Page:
Friday 31 August 2007

Terminal delay to cost the DAA €3m a week

THE GOVERNMENT has admitted that its own deadline for construction of Dublin Airport's second terminal will be missed by two years.

It was now expected to be some time in 2011 before T2 would be commissioned, Transport Minister Noel Dempsey said yesterday.

And Ryanair said it will seek a court order stopping all work on the terminal until its legal challenge is heard and the decision to allow building work to commence is reversed.

Ryanair spokesman Jim Callaghan said the planning permission granted on Wednesday was in breach of planning guidelines and that its High Court challenge would also centre on the lack of access to the airport.


There would be sufficient capacity to cater for 26m passengers -- three million more than is currently needed -- when an extended terminal opens in October, and the airport would grow for another two years without passengers being affected.

"We're going to apply for a stay on construction," Mr Callaghan said last night.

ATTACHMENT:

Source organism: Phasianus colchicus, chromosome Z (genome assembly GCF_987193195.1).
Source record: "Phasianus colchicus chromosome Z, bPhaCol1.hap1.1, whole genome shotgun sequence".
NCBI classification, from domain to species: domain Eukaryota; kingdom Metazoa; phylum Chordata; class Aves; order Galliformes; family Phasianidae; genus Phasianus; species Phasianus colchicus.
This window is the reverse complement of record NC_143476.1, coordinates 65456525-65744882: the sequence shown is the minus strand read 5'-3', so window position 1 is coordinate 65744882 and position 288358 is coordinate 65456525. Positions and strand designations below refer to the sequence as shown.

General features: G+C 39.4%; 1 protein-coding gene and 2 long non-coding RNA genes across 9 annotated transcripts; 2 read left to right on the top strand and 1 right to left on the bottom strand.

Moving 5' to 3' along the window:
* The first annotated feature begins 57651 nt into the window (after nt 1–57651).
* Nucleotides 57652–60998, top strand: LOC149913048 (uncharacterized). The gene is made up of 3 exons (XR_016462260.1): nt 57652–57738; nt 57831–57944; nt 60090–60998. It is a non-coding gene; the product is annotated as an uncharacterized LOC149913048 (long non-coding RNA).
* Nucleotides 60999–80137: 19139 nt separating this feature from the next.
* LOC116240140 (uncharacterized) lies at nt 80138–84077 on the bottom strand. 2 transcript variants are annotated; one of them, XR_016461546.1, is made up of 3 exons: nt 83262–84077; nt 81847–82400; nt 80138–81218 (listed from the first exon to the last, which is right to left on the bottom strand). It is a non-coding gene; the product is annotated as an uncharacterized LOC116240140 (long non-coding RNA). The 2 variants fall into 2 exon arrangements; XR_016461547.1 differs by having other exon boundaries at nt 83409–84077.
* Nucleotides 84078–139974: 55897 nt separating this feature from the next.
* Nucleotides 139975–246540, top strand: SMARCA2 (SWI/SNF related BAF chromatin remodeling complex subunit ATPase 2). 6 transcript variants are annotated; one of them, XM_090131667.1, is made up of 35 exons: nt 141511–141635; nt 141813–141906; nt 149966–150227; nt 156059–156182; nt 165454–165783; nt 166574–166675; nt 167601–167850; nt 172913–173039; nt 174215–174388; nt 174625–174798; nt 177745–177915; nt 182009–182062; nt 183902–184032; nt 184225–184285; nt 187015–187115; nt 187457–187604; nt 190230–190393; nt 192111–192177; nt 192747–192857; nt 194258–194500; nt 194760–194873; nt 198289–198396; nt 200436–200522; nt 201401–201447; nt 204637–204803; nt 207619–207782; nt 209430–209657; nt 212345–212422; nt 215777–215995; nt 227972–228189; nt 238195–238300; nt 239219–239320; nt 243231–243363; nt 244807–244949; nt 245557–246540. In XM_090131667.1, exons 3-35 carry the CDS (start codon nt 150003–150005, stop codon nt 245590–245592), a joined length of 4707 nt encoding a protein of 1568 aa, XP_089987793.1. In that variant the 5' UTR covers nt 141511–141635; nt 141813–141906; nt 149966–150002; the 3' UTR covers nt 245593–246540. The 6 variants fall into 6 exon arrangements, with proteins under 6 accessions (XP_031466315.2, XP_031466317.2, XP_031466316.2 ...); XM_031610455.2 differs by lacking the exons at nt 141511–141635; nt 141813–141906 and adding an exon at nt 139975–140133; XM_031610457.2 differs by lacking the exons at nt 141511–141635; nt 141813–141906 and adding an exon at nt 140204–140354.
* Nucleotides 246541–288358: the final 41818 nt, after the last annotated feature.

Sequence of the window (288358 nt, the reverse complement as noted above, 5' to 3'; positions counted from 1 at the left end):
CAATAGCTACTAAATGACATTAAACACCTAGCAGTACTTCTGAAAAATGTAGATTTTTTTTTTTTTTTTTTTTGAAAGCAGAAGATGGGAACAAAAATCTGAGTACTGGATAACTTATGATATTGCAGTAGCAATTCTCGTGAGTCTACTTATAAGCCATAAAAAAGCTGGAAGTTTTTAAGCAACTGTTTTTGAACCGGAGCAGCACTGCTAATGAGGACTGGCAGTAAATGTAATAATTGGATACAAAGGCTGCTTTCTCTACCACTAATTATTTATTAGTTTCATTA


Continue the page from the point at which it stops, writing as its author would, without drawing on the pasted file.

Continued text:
"The airport is saying this has to be built by 2009, but the Minister says it won't be built until 2011.

"We're not just trying to block development at the airport, but why not build a low-cost terminal. If we got the green light tomorrow we could have a new terminal in 18 months."

Yesterday Mr Dempsey said the delay in having the terminal built was costing the Dublin Airport Authority €3m a week.

He said the date was originally set for the end of 2009, with commissioning in 2010, but there had been delays in the planning process which set this back. "It is unfortunate that there have been such delays which put things back six or seven months," he said.

"But it is now expected it will be 2011 before it is fully commissioned and that is really pushing the extremities of this."

He said he knew from speaking to the Dublin Airport Authority that they would try to get this completed as quickly as possible. "The delay in planning has been costing them €3m a week and obviously they are not going to hang around.

"Hopefully, the legal challenges can be quickly dismissed and we can move on to the construction," he added.

Mr Dempsey said that the new terminal was a welcome decision.

"This is absolutely necessary. Everybody has had the experience of moving in and out of Dublin Airport and we all know there are huge problems there space-wise.

"I often wonder how people can get around the airport. It is a tribute to the staff there that things work as well as they do in the circumstances," he said.

"It will be a huge opportunity to increase competition at the airport and to attract new business," he added.

Irish Independent

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